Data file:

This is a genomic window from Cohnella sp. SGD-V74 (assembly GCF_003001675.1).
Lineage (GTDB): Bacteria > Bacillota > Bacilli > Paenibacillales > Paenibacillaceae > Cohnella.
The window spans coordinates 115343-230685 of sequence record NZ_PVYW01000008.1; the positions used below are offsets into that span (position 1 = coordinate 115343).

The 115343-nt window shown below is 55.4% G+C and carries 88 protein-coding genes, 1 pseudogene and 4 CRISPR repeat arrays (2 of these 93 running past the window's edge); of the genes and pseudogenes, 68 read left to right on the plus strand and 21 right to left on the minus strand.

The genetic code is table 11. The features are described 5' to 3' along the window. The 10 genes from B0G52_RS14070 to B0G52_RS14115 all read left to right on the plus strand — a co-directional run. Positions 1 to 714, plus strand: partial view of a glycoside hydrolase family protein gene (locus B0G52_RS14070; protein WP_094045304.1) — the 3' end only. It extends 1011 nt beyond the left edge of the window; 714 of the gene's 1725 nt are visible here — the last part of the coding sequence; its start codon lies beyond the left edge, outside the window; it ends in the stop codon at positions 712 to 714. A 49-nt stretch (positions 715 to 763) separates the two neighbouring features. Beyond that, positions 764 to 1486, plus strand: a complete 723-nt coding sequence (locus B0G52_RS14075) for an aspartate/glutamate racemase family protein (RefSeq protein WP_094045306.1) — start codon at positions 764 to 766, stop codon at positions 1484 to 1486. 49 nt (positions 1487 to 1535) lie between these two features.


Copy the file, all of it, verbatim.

This is a genomic window from Cohnella sp. SGD-V74 (assembly GCF_003001675.1).
Lineage (GTDB): Bacteria > Bacillota > Bacilli > Paenibacillales > Paenibacillaceae > Cohnella.
The window spans coordinates 115343-230685 of sequence record NZ_PVYW01000008.1; the positions used below are offsets into that span (position 1 = coordinate 115343).

The 115343-nt window shown below is 55.4% G+C and carries 88 protein-coding genes, 1 pseudogene and 4 CRISPR repeat arrays (2 of these 93 running past the window's edge); of the genes and pseudogenes, 68 read left to right on the plus strand and 21 right to left on the minus strand.

The genetic code is table 11. The features are described 5' to 3' along the window. The 10 genes from B0G52_RS14070 to B0G52_RS14115 all read left to right on the plus strand — a co-directional run. Positions 1 to 714, plus strand: partial view of a glycoside hydrolase family protein gene (locus B0G52_RS14070; protein WP_094045304.1) — the 3' end only. It extends 1011 nt beyond the left edge of the window; 714 of the gene's 1725 nt are visible here — the last part of the coding sequence; its start codon lies beyond the left edge, outside the window; it ends in the stop codon at positions 712 to 714. A 49-nt stretch (positions 715 to 763) separates the two neighbouring features. Beyond that, positions 764 to 1486, plus strand: a complete 723-nt coding sequence (locus B0G52_RS14075) for an aspartate/glutamate racemase family protein (RefSeq protein WP_094045306.1) — start codon at positions 764 to 766, stop codon at positions 1484 to 1486. 49 nt (positions 1487 to 1535) lie between these two features.